After many years of interviewing and coaching people, I’ve concluded that the greatest cause of career unhappiness is when people are forced to work in conflict with their values.
Interestingly, many of these same people incorrectly diagnose the cause of their unhappiness. They tell me that more money or vacation, flexible work hours, a job closer to home, or even a new boss, will cure their unhappiness.
Yet when these changes occur, their unhappiness often remains.
How does this misdiagnosis happen? Why can’t people see something that should be obvious?
It’s embarrassing to admit but most of us are too busy with our daily lives to explore what we believe in and want from our lives. Plus, it’s hard work. Coming to a deep understanding of our values takes effort.
But when you do not have a sense of purpose in life, you unintentionally let others make your decisions for you, until you reach a breaking point and can’t go on.
I was thinking about a person I met several years ago. (We’ll call him David.) When we met, David was a 48-year old, senior manager in the financial services sector. He had impressive credentials, a solid track record, and above-average compensation. He also had a very promising future with his company. The problem was: he was beginning to resent his work and his employer and was not sure he wanted to do that job for the rest of his career.
I learned that David’s job had evolved into two broad functions. One was dealing with staff issues (problems, he called them) and the other being head office reporting, which he said had become highly politicized. He felt he was wasting his time on these issues rather than being “in the field” with his customers.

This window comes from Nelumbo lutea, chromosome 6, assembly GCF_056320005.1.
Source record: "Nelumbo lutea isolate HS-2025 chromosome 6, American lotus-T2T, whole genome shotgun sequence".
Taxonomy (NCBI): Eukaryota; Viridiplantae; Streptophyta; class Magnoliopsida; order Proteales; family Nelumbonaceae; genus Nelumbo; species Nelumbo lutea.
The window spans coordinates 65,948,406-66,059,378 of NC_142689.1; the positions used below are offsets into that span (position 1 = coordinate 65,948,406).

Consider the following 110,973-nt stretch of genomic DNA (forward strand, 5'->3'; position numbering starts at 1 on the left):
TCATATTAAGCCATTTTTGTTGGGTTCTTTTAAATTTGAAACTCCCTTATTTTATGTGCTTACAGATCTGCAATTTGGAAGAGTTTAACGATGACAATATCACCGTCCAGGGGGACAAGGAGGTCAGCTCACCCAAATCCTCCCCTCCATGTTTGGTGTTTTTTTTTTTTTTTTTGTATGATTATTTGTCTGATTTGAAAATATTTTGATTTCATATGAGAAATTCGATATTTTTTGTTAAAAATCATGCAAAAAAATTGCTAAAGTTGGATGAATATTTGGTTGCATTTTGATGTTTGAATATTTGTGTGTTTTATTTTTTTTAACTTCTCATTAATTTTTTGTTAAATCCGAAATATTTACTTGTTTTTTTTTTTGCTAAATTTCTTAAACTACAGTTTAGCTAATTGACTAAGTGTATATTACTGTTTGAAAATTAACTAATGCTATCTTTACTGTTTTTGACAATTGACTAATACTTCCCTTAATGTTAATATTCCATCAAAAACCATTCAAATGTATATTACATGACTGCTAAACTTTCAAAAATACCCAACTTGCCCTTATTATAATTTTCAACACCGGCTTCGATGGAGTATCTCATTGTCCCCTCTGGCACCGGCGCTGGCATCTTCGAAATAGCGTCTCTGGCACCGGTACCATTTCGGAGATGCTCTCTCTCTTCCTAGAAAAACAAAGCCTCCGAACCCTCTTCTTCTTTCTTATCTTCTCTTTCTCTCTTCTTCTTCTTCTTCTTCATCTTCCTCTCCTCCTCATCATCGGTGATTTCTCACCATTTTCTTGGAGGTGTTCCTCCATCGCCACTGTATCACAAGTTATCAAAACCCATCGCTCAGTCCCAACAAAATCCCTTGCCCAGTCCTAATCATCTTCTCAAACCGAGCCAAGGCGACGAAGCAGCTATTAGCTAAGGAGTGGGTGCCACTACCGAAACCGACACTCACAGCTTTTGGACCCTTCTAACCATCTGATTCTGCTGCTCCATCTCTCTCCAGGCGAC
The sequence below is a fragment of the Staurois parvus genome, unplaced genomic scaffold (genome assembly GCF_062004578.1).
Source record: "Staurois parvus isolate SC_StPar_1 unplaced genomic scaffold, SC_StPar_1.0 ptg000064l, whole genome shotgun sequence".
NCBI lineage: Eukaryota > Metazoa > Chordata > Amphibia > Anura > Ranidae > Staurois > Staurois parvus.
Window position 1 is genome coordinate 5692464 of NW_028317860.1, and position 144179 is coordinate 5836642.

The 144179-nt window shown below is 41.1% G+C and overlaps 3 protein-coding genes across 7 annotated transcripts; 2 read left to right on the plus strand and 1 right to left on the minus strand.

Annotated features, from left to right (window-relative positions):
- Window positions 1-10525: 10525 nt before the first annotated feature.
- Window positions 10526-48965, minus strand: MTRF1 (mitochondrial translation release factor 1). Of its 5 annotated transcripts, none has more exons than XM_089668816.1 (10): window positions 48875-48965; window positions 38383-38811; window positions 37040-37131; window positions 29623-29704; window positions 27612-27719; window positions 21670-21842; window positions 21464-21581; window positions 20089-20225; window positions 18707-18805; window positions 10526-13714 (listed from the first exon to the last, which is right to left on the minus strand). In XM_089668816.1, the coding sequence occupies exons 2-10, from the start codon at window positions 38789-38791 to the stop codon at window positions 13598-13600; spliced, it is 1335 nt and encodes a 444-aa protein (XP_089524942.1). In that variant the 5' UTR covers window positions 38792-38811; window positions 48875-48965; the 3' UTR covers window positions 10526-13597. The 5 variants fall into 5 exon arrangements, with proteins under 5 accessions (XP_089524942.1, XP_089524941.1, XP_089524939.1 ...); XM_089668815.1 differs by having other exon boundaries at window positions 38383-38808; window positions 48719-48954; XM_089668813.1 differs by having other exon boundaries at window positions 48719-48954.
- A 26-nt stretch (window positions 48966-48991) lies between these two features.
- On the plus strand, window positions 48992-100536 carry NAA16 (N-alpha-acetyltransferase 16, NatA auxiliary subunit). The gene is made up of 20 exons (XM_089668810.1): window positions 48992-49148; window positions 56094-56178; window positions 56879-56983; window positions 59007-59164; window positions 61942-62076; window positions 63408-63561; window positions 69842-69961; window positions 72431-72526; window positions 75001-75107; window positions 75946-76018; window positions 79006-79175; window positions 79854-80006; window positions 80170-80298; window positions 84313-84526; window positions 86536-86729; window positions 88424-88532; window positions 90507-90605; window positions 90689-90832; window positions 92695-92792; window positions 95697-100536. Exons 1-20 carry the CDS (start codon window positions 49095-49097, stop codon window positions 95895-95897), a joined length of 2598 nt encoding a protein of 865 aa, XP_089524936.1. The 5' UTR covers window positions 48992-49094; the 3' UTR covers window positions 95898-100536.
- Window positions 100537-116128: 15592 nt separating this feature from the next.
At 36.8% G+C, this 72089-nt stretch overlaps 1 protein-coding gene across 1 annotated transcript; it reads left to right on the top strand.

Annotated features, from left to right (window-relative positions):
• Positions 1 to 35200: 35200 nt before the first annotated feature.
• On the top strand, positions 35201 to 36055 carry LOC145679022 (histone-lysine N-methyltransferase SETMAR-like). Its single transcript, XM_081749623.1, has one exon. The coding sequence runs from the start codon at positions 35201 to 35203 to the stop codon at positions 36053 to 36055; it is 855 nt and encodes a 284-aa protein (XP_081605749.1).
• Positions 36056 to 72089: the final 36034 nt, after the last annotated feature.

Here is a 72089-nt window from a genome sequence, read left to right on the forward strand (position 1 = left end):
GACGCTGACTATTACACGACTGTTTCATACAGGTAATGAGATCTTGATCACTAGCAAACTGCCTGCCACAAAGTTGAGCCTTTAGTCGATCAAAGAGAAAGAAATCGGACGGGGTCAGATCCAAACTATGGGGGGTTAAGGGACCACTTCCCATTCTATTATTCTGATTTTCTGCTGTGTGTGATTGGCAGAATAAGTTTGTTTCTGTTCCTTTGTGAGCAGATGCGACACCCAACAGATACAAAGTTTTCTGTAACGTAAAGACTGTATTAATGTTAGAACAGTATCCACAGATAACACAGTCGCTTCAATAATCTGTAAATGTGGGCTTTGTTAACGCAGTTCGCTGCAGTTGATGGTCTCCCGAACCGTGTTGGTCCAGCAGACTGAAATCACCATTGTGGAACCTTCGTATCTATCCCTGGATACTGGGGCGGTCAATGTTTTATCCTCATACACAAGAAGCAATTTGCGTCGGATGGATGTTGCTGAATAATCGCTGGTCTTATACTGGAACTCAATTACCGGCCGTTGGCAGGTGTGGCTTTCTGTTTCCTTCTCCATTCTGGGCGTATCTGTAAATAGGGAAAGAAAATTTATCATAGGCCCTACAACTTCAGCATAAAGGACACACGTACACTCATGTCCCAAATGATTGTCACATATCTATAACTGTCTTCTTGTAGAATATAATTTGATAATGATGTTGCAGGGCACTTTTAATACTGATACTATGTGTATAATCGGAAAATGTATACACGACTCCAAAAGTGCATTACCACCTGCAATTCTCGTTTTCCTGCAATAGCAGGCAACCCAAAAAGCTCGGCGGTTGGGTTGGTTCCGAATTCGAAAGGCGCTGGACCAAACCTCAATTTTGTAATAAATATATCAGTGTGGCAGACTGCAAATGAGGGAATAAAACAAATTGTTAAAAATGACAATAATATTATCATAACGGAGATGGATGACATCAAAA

Earlier in his career, like many others, David valued compensation, career advancement, fancy titles, and accumulation of nice things (house, cottage, boat, etc.) But as his career went along, he found his priorities changing.
He told me he’d rather spend time with his teenage son, fishing and camping which they both loved, and focusing on a more regular exercise routine. Instead, he was toiling away at the office 12 to 14 hours a day. The problem was there was no end in sight. This work schedule was unlikely to lessen any time soon.
So, while David had all the appearances of success—a good income, fancy title, comfortable work surroundings and prestigious employer—deep down, he was unhappy.
And the source of that unhappiness was the gap between his work situation and his values. None of the things he valued most—balance in life, nature, a regular exercise program, and time with family—were being met.
I know David’s story is not unique. Many of you, no doubt, face the same dilemma.
Why it is important to understand and align your values with your career? As David’s story illustrated, your values give you a sense of purpose. If you are working in a job or an organization that is not a good match for your values, you will be unhappy. Perhaps your symptoms will only be mild (lack of motivation, bored at work, etc.) but they could be worse (physically ill, depression, etc.)
What if you don’t know what your core values are? There are many books and online resources to help you answer this question. One that I have used and find very good is the
Once you have identified your values, consider how your career meshes with your values. Your career satisfaction and happiness may depend upon it.